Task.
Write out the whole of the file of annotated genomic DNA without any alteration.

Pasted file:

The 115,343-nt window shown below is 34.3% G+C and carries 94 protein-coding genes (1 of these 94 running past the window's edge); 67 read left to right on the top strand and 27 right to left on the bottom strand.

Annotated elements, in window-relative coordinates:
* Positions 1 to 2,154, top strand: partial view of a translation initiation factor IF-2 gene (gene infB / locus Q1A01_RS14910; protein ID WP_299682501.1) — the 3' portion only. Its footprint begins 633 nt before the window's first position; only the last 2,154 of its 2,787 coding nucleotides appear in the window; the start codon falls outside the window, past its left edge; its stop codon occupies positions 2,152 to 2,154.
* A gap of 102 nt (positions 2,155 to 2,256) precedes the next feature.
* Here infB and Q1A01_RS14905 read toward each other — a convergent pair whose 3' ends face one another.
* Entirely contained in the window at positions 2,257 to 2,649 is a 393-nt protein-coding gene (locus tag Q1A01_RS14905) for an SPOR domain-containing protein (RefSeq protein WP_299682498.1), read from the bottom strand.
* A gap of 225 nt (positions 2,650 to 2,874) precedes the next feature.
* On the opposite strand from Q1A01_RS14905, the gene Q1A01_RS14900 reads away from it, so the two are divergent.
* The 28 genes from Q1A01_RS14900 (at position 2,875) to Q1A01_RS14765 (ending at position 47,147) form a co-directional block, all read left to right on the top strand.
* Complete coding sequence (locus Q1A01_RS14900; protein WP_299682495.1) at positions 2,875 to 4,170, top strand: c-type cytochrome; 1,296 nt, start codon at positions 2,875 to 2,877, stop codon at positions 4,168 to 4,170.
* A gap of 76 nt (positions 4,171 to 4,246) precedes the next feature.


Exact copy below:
The 115,343-nt window shown below is 34.3% G+C and carries 94 protein-coding genes (1 of these 94 running past the window's edge); 67 read left to right on the top strand and 27 right to left on the bottom strand.

Annotated elements, in window-relative coordinates:
* Positions 1 to 2,154, top strand: partial view of a translation initiation factor IF-2 gene (gene infB / locus Q1A01_RS14910; protein ID WP_299682501.1) — the 3' portion only. Its footprint begins 633 nt before the window's first position; only the last 2,154 of its 2,787 coding nucleotides appear in the window; the start codon falls outside the window, past its left edge; its stop codon occupies positions 2,152 to 2,154.
* A gap of 102 nt (positions 2,155 to 2,256) precedes the next feature.
* Here infB and Q1A01_RS14905 read toward each other — a convergent pair whose 3' ends face one another.
* Entirely contained in the window at positions 2,257 to 2,649 is a 393-nt protein-coding gene (locus tag Q1A01_RS14905) for an SPOR domain-containing protein (RefSeq protein WP_299682498.1), read from the bottom strand.
* A gap of 225 nt (positions 2,650 to 2,874) precedes the next feature.
* On the opposite strand from Q1A01_RS14905, the gene Q1A01_RS14900 reads away from it, so the two are divergent.
* The 28 genes from Q1A01_RS14900 (at position 2,875) to Q1A01_RS14765 (ending at position 47,147) form a co-directional block, all read left to right on the top strand.
* Complete coding sequence (locus Q1A01_RS14900; protein WP_299682495.1) at positions 2,875 to 4,170, top strand: c-type cytochrome; 1,296 nt, start codon at positions 2,875 to 2,877, stop codon at positions 4,168 to 4,170.
* A gap of 76 nt (positions 4,171 to 4,246) precedes the next feature.